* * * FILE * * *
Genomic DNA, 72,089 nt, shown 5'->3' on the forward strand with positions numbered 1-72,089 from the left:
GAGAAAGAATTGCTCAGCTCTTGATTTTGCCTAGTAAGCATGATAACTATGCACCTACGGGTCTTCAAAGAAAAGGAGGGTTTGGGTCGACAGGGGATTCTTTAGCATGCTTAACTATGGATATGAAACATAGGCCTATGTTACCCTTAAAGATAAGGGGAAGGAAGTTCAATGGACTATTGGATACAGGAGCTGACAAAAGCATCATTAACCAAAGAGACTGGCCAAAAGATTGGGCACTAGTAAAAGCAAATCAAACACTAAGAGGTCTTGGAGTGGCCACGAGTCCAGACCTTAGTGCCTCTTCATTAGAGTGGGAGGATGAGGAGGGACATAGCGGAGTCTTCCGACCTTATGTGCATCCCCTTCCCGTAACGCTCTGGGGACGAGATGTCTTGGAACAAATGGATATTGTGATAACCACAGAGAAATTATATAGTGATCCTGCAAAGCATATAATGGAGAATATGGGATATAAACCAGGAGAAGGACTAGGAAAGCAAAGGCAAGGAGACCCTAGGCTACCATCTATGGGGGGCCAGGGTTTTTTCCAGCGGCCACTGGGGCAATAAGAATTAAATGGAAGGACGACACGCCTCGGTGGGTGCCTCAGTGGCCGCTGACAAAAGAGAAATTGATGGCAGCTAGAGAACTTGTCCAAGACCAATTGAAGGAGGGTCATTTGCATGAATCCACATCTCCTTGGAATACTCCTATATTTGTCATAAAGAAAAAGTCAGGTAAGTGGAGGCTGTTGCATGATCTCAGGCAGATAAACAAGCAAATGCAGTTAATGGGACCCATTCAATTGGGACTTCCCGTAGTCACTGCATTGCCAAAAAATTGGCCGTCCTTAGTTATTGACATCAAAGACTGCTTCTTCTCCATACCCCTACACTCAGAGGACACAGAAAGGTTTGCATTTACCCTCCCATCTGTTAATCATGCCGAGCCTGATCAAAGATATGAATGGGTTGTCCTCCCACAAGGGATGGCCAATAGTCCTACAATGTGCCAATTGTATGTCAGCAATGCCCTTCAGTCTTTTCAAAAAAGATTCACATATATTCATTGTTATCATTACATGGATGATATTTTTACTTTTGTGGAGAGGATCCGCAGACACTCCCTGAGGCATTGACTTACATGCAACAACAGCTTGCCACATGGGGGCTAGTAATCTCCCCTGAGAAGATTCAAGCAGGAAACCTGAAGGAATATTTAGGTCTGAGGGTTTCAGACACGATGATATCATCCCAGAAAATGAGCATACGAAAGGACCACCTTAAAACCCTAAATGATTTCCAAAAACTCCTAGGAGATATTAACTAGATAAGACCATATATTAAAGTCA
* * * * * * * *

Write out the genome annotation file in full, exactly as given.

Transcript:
Genomic DNA, 72,089 nt, shown 5'->3' on the forward strand with positions numbered 1-72,089 from the left:
GAGAAAGAATTGCTCAGCTCTTGATTTTGCCTAGTAAGCATGATAACTATGCACCTACGGGTCTTCAAAGAAAAGGAGGGTTTGGGTCGACAGGGGATTCTTTAGCATGCTTAACTATGGATATGAAACATAGGCCTATGTTACCCTTAAAGATAAGGGGAAGGAAGTTCAATGGACTATTGGATACAGGAGCTGACAAAAGCATCATTAACCAAAGAGACTGGCCAAAAGATTGGGCACTAGTAAAAGCAAATCAAACACTAAGAGGTCTTGGAGTGGCCACGAGTCCAGACCTTAGTGCCTCTTCATTAGAGTGGGAGGATGAGGAGGGACATAGCGGAGTCTTCCGACCTTATGTGCATCCCCTTCCCGTAACGCTCTGGGGACGAGATGTCTTGGAACAAATGGATATTGTGATAACCACAGAGAAATTATATAGTGATCCTGCAAAGCATATAATGGAGAATATGGGATATAAACCAGGAGAAGGACTAGGAAAGCAAAGGCAAGGAGACCCTAGGCTACCATCTATGGGGGGCCAGGGTTTTTTCCAGCGGCCACTGGGGCAATAAGAATTAAATGGAAGGACGACACGCCTCGGTGGGTGCCTCAGTGGCCGCTGACAAAAGAGAAATTGATGGCAGCTAGAGAACTTGTCCAAGACCAATTGAAGGAGGGTCATTTGCATGAATCCACATCTCCTTGGAATACTCCTATATTTGTCATAAAGAAAAAGTCAGGTAAGTGGAGGCTGTTGCATGATCTCAGGCAGATAAACAAGCAAATGCAGTTAATGGGACCCATTCAATTGGGACTTCCCGTAGTCACTGCATTGCCAAAAAATTGGCCGTCCTTAGTTATTGACATCAAAGACTGCTTCTTCTCCATACCCCTACACTCAGAGGACACAGAAAGGTTTGCATTTACCCTCCCATCTGTTAATCATGCCGAGCCTGATCAAAGATATGAATGGGTTGTCCTCCCACAAGGGATGGCCAATAGTCCTACAATGTGCCAATTGTATGTCAGCAATGCCCTTCAGTCTTTTCAAAAAAGATTCACATATATTCATTGTTATCATTACATGGATGATATTTTTACTTTTGTGGAGAGGATCCGCAGACACTCCCTGAGGCATTGACTTACATGCAACAACAGCTTGCCACATGGGGGCTAGTAATCTCCCCTGAGAAGATTCAAGCAGGAAACCTGAAGGAATATTTAGGTCTGAGGGTTTCAGACACGATGATATCATCCCAGAAAATGAGCATACGAAAGGACCACCTTAAAACCCTAAATGATTTCCAAAAACTCCTAGGAGATATTAACTAGATAAGACCATATATTAAAGTCA